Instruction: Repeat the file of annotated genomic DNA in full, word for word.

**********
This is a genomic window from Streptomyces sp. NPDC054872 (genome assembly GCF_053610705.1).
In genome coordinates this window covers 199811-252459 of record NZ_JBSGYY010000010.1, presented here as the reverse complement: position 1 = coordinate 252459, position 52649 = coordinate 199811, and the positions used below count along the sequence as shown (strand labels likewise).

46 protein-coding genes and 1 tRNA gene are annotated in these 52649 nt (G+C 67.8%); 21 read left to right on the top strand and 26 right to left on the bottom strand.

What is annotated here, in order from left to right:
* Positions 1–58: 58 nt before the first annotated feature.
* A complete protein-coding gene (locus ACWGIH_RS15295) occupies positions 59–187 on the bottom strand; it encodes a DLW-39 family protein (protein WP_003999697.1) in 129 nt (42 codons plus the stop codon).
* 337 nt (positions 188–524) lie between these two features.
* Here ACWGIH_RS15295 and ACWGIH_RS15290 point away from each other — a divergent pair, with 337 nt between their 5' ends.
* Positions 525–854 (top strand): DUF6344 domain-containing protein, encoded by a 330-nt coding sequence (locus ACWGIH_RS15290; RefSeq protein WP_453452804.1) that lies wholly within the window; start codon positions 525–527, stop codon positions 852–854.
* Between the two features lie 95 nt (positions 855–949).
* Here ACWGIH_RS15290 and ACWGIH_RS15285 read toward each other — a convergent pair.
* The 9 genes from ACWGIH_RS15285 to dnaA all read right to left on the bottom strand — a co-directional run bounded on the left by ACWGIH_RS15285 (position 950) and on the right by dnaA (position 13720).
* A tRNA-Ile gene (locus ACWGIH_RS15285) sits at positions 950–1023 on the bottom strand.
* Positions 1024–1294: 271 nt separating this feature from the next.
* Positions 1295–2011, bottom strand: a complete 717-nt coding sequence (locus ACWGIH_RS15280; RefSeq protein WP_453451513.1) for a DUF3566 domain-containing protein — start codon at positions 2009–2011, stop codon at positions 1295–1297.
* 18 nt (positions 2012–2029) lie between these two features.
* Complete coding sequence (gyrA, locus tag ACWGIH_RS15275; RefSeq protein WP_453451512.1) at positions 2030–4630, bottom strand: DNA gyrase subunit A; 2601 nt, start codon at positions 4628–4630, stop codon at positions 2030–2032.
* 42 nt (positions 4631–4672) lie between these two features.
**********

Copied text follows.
This is a genomic window from Streptomyces sp. NPDC054872 (genome assembly GCF_053610705.1).
In genome coordinates this window covers 199811-252459 of record NZ_JBSGYY010000010.1, presented here as the reverse complement: position 1 = coordinate 252459, position 52649 = coordinate 199811, and the positions used below count along the sequence as shown (strand labels likewise).

46 protein-coding genes and 1 tRNA gene are annotated in these 52649 nt (G+C 67.8%); 21 read left to right on the top strand and 26 right to left on the bottom strand.

What is annotated here, in order from left to right:
* Positions 1–58: 58 nt before the first annotated feature.
* A complete protein-coding gene (locus ACWGIH_RS15295) occupies positions 59–187 on the bottom strand; it encodes a DLW-39 family protein (protein WP_003999697.1) in 129 nt (42 codons plus the stop codon).
* 337 nt (positions 188–524) lie between these two features.
* Here ACWGIH_RS15295 and ACWGIH_RS15290 point away from each other — a divergent pair, with 337 nt between their 5' ends.
* Positions 525–854 (top strand): DUF6344 domain-containing protein, encoded by a 330-nt coding sequence (locus ACWGIH_RS15290; RefSeq protein WP_453452804.1) that lies wholly within the window; start codon positions 525–527, stop codon positions 852–854.
* Between the two features lie 95 nt (positions 855–949).
* Here ACWGIH_RS15290 and ACWGIH_RS15285 read toward each other — a convergent pair.
* The 9 genes from ACWGIH_RS15285 to dnaA all read right to left on the bottom strand — a co-directional run bounded on the left by ACWGIH_RS15285 (position 950) and on the right by dnaA (position 13720).
* A tRNA-Ile gene (locus ACWGIH_RS15285) sits at positions 950–1023 on the bottom strand.
* Positions 1024–1294: 271 nt separating this feature from the next.
* Positions 1295–2011, bottom strand: a complete 717-nt coding sequence (locus ACWGIH_RS15280; RefSeq protein WP_453451513.1) for a DUF3566 domain-containing protein — start codon at positions 2009–2011, stop codon at positions 1295–1297.
* 18 nt (positions 2012–2029) lie between these two features.
* Complete coding sequence (gyrA, locus tag ACWGIH_RS15275; RefSeq protein WP_453451512.1) at positions 2030–4630, bottom strand: DNA gyrase subunit A; 2601 nt, start codon at positions 4628–4630, stop codon at positions 2030–2032.
* 42 nt (positions 4631–4672) lie between these two features.